Celebrating International Youth Day During a Global Pandemic
With youth aged 24 years and under composing around 40% of the total global population, skills development for children worldwide is crucial. That’s why Global Volunteers programs focus on helping children reach their full potential – from providing prenatal care so mothers can deliver healthy babies, and offering early childhood interventions to teaching conversational English in preschools, primary and secondary schools, universities and language camps. Read on to learn how Global Volunteers invests in international youth initiatives.
Why is International Youth Day Especially Important Now?
The future of our world – home to citizens of 195 countries speaking some 6,500 languages – depends entirely on the youth of today. However, the challenges facing our youth grow exponentially when we fail to address the the pressing crises of poverty, environmental degradation, disease, war and injustice. International Youth Day, a UN-designated observance, directs our attention to the struggles of youth and the role we all play in their futures. But skills development is challenging during a pandemic, with limited technology in many countries one of the largest obstacles to uninterrupted education. As students return to schools around the world, while others adapt to continued at-home learning, we recognize the youth volunteers who have enriched so many classrooms and brought energy and optimism to language camps in partner communities worldwide.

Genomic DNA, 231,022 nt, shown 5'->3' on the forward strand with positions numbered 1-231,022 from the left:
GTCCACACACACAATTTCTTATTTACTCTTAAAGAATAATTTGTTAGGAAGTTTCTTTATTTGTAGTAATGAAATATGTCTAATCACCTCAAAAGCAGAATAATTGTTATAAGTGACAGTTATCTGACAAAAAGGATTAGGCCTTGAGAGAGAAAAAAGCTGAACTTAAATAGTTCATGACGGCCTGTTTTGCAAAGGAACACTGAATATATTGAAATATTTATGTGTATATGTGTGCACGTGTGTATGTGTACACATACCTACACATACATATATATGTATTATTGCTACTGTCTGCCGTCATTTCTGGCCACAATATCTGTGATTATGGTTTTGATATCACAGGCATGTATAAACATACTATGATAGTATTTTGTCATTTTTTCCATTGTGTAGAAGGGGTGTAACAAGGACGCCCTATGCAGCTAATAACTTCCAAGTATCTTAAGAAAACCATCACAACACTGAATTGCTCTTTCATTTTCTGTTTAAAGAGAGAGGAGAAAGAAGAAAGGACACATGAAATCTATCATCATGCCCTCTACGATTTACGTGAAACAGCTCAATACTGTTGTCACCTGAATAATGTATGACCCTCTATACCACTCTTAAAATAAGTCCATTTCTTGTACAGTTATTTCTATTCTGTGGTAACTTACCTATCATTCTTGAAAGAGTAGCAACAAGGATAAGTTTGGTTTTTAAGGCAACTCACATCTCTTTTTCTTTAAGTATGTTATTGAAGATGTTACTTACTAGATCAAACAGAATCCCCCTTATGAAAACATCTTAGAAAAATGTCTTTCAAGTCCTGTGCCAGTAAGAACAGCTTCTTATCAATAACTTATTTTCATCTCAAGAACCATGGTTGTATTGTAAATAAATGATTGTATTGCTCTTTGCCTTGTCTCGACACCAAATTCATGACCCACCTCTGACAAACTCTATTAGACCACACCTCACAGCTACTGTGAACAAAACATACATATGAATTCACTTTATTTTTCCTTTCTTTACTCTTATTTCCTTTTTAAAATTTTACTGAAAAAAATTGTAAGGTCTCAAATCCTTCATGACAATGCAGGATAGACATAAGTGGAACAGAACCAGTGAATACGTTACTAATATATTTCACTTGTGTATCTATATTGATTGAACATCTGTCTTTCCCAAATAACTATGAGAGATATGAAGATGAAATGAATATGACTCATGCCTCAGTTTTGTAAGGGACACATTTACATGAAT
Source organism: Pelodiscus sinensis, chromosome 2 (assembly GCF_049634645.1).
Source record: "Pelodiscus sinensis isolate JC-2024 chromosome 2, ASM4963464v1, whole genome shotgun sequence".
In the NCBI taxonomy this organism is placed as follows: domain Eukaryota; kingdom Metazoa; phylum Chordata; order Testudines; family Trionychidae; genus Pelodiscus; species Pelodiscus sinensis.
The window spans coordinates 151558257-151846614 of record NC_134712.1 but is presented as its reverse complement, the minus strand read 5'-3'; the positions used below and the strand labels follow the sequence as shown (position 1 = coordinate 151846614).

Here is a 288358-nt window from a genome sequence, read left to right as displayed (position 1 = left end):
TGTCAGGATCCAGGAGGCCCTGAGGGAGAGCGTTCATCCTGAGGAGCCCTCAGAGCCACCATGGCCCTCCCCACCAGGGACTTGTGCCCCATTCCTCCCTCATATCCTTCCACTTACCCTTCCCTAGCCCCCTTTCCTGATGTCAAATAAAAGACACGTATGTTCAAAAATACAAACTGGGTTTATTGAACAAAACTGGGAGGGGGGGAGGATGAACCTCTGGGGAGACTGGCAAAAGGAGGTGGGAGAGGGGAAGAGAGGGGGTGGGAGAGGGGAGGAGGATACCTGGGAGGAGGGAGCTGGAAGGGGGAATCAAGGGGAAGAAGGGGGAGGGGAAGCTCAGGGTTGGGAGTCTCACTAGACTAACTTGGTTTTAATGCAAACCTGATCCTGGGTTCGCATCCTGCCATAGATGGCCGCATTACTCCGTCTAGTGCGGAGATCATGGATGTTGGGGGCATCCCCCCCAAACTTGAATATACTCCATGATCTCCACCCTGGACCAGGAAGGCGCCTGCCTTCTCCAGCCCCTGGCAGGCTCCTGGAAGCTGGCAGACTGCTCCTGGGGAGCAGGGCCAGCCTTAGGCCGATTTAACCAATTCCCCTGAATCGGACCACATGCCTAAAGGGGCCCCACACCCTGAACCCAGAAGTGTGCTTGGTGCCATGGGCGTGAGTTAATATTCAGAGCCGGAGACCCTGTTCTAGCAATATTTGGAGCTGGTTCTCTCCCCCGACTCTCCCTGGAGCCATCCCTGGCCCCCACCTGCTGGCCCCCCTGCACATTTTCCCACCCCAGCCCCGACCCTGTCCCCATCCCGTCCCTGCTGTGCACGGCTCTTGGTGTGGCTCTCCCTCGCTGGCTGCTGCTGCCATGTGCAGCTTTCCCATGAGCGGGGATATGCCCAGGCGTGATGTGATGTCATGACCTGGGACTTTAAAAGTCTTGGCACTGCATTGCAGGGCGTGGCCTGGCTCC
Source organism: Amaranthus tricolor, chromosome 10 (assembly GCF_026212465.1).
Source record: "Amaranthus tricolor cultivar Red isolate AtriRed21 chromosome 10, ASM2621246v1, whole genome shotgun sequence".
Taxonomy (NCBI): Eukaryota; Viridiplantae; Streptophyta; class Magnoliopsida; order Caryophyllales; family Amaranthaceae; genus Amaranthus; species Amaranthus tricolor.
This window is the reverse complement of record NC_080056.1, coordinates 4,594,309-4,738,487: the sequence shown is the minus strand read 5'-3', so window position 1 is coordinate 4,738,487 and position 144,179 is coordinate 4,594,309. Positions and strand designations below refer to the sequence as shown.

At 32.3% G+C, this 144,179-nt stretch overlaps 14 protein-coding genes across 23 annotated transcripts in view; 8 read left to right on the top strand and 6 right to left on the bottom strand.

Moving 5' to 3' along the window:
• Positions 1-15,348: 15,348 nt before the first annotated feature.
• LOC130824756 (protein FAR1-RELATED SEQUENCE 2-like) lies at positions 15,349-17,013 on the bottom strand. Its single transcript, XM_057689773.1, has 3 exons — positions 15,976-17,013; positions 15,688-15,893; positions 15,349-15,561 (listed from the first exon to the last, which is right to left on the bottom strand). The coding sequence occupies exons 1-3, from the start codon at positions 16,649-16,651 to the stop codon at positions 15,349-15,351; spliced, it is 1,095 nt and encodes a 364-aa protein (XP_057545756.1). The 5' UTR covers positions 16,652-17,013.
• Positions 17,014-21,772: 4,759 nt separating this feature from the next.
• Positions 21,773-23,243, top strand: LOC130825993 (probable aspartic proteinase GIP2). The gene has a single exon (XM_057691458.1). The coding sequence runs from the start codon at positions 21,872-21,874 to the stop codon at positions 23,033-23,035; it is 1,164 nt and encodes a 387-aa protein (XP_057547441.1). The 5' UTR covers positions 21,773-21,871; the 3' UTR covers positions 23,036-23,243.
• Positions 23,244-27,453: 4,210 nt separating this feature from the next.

Attending School Doesn’t Guarantee Learning
The United Nations (UN) reports that more than half of the world’s children and adolescents aged 6-14 lack basic reading, writing or simple mathematics skills. Poor quality education leaves millions of children behind without basic skills, even if they are attending school. According to UNESCO, about 264 million children are out of school, despite primary school enrollment rates exceeding 90 percent in many developing countries. Why? Because of the obstacles of malnutrition, under-nutrition, infectious disease, inadequate sanitation, limited resources, shortage of teachers and salaries to pay them, and other hardships attendant with extreme poverty.
“Today, we celebrate the young people, youth-led organizations, governments and others who are working to transform education and uplift young people everywhere.”UN Secretary-General António Guterres
Since 1984, Global Volunteers has worked with community partners worldwide to help provide essential services such as nutrition and health education, resources for hand washing with soap and water to prevent infectious disease, and math, science, reading, and conversational English tutoring. Many of our short-term volunteers have been students themselves, who are especially effective at reaching and offering engaging learning environments for youth of all ages. Through fun, interactive lesson plans, cultural notes, songs, skits and games, student volunteers improve the learning environment in schools that lack resources by offering assisting with small group or one-on-one tutoring.
Students as Teachers in the Service-Learning Environment